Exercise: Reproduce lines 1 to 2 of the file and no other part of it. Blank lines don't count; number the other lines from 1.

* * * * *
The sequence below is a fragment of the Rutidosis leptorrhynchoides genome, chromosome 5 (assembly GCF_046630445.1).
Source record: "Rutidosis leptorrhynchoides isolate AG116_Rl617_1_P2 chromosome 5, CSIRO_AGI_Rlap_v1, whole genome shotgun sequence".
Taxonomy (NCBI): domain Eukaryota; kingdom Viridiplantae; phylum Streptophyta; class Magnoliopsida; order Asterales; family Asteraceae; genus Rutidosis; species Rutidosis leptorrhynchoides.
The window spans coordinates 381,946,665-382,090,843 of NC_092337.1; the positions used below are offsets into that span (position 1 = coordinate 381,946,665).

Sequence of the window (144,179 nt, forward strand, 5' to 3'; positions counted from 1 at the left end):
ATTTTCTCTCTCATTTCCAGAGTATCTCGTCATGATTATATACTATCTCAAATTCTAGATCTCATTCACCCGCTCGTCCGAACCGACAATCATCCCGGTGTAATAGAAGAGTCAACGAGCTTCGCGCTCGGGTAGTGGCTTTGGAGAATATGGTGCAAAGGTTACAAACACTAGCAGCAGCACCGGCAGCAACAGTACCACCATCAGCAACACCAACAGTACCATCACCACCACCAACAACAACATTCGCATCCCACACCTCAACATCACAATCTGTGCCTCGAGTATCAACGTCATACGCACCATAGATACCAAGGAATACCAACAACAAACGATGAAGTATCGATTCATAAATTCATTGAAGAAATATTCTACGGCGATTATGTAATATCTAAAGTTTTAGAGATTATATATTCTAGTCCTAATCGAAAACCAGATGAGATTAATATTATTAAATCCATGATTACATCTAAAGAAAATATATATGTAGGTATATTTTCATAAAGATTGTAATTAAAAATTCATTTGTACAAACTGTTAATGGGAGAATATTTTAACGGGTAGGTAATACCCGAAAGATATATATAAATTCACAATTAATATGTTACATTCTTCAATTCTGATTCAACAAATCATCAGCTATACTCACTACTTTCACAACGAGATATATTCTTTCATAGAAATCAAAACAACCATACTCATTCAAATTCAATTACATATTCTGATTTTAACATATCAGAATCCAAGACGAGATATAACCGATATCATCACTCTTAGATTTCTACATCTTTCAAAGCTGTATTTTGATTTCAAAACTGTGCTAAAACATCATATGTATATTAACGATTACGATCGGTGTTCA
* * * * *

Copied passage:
The sequence below is a fragment of the Rutidosis leptorrhynchoides genome, chromosome 5 (assembly GCF_046630445.1).
Source record: "Rutidosis leptorrhynchoides isolate AG116_Rl617_1_P2 chromosome 5, CSIRO_AGI_Rlap_v1, whole genome shotgun sequence".